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DUE TO HIGH DEMAND FOR THIS EVENT, TICKETS WILL BE REQUIRED FOR ENTRY. PLEASE PRINT PAPER TICKETS AND PRESENT THEM AT THE DOOR.
Members of the family of Henrietta Lacks will share their story, and the incredible story of HeLa cells chronicled in the book The Immortal Life of Henrietta Lacks by Rebecca Skloot, who will also visit the Adventist University campus on March 19.
"Her name was Henrietta Lacks, but scientists know her as HeLa. She was a poor black tobacco farmer whose cells--taken without her knowledge in 1951--became one of the most important tools in medicine, vital for developing the polio vaccine, cloning, gene mapping, in vitro fertilization, and more. Henrietta's cells have been bought and sold by the billions, yet she remains virtually unknown, and her family can't afford health insurance.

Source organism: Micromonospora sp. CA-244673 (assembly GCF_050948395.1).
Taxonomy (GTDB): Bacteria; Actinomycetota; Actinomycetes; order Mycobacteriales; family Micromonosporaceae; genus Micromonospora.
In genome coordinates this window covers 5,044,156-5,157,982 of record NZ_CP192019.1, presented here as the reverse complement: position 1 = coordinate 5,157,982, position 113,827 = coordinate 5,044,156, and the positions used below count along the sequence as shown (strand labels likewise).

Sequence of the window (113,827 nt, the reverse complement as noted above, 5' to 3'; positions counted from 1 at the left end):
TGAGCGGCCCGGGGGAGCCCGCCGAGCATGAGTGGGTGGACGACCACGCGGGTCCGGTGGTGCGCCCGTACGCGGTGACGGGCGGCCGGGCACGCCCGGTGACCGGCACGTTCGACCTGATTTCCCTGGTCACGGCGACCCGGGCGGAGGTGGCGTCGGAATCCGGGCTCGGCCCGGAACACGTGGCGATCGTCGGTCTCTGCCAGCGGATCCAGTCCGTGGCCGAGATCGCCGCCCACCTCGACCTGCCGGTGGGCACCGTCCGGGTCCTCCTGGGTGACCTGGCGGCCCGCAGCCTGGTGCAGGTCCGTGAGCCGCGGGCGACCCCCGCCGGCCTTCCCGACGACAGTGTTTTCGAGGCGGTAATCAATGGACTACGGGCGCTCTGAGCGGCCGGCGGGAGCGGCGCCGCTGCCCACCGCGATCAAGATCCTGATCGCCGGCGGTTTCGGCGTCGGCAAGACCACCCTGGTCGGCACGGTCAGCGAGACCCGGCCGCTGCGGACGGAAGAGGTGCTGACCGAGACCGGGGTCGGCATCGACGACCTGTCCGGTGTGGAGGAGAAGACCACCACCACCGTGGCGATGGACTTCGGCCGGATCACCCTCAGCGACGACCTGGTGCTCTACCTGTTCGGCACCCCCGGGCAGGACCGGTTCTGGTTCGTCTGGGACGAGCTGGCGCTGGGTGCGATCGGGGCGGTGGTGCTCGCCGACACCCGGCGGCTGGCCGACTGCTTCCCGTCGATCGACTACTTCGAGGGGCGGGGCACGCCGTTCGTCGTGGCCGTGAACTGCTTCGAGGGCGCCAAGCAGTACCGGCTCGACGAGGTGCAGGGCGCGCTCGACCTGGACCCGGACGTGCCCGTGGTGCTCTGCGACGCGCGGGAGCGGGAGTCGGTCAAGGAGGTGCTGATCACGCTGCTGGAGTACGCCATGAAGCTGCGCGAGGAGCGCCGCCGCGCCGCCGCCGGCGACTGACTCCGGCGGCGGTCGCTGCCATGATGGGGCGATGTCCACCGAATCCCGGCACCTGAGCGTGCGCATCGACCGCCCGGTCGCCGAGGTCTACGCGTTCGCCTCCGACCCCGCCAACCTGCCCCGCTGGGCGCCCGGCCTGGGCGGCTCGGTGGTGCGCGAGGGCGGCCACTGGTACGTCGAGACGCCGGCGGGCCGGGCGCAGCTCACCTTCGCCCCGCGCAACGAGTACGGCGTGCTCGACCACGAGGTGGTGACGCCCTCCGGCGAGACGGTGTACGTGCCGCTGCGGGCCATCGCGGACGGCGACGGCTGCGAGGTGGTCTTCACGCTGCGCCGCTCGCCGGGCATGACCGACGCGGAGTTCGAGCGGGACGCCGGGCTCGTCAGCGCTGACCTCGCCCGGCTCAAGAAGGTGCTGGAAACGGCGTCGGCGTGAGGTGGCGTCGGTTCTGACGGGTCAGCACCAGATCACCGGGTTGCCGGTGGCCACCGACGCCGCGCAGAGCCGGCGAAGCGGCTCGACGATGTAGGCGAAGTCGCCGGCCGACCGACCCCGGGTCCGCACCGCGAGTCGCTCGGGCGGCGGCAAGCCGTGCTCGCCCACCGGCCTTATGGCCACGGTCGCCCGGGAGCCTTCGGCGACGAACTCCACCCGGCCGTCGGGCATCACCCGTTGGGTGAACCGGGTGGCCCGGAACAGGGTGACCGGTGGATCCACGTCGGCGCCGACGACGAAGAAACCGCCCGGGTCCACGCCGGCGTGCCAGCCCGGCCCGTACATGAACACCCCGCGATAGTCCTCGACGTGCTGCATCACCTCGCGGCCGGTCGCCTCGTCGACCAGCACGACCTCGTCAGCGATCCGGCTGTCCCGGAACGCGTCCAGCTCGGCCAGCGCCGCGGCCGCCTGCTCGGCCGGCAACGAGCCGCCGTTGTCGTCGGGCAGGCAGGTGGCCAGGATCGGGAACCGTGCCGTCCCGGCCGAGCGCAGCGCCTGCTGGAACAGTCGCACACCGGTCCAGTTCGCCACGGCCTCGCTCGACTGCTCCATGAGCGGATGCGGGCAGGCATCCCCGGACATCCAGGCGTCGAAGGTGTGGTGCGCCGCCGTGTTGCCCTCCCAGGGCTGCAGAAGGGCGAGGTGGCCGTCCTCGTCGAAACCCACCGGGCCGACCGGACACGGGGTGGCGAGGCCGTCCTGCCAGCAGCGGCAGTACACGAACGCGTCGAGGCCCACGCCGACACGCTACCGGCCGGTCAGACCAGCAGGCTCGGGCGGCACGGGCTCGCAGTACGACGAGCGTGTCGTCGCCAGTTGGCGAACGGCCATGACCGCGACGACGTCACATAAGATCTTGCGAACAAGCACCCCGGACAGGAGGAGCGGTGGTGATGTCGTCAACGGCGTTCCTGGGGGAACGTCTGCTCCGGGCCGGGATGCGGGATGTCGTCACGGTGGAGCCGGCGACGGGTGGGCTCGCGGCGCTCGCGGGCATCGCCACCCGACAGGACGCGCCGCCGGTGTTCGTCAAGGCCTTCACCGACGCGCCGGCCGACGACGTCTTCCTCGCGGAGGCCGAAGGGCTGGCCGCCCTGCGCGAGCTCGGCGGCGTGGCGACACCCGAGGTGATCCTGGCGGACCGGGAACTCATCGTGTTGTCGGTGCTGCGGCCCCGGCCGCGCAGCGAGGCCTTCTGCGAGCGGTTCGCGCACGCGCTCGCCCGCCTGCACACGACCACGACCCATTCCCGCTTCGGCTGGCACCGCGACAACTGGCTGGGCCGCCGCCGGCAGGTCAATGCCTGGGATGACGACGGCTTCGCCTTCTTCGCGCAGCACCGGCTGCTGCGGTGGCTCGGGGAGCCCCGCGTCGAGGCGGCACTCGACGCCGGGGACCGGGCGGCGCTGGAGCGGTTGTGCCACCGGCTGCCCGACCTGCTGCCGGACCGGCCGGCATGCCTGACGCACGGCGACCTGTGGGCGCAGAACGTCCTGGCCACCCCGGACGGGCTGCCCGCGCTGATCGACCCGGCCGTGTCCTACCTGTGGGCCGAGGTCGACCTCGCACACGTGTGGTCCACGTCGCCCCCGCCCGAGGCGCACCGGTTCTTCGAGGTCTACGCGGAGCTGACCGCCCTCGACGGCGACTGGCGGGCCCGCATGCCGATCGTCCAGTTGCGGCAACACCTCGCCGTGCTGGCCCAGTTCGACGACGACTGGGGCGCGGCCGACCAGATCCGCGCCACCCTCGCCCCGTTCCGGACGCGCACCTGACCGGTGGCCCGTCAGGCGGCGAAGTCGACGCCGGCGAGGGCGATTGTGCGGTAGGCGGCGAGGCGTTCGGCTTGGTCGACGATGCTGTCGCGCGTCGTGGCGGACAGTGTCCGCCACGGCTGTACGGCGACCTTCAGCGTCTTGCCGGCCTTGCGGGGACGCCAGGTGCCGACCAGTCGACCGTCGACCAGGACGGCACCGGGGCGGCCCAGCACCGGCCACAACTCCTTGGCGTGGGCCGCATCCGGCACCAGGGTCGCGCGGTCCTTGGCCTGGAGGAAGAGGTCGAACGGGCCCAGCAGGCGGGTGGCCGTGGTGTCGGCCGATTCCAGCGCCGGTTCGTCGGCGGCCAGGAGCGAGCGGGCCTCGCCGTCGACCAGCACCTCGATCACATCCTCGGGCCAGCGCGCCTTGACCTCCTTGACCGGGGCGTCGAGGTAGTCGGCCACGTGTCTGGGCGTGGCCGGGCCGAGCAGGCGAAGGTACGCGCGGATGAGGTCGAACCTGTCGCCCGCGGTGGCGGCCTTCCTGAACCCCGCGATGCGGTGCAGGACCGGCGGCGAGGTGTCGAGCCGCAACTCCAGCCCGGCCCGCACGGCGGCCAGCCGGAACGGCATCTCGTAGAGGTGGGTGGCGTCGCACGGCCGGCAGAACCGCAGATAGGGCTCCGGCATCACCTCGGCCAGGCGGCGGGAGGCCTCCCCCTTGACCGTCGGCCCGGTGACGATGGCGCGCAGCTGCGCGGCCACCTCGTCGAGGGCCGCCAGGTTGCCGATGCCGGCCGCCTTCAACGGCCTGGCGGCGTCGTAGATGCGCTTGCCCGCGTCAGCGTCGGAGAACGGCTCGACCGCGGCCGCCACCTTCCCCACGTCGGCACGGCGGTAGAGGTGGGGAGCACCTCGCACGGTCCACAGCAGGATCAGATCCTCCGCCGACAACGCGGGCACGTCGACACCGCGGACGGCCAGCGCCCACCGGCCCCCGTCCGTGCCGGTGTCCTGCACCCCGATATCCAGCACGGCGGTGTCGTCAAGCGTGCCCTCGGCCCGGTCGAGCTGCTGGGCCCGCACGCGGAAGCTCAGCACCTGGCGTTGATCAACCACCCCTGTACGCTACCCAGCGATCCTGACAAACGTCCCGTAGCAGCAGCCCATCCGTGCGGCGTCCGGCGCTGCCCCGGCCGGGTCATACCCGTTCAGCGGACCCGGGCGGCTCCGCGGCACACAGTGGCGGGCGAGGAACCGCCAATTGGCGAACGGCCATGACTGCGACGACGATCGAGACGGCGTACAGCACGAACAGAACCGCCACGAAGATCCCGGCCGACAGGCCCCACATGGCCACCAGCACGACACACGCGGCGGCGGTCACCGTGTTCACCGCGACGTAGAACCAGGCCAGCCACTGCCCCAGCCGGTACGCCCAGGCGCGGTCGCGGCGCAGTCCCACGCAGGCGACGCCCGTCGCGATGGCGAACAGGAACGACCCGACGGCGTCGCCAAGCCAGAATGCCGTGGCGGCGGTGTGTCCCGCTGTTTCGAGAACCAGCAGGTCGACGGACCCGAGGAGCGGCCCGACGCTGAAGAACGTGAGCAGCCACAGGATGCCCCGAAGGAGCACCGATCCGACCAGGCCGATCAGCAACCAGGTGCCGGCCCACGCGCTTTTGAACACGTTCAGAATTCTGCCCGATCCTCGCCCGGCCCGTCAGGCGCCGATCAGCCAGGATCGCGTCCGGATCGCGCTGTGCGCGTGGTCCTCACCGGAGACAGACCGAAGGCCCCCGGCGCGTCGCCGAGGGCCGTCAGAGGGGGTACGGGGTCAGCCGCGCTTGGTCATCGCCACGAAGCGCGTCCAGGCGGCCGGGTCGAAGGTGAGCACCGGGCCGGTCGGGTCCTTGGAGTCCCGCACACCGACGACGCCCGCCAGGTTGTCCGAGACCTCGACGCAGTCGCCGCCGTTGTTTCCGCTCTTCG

"The Immortal Life of Henrietta Lacks tells a riveting story of the collision between ethics, race, and medicine; of scientific discovery and faith healing; and of a daughter consumed with questions about the mother she never knew. It's a story inextricably connected to the dark history of experimentation on African Americans, the birth of bioethics, and the legal battles over whether we control the stuff we're made of." - from the description of the book on Rebecca Skloot's website.
Please contact Stefanie Johnson at Stefanie.Johnson@adu.edu with questions about the event.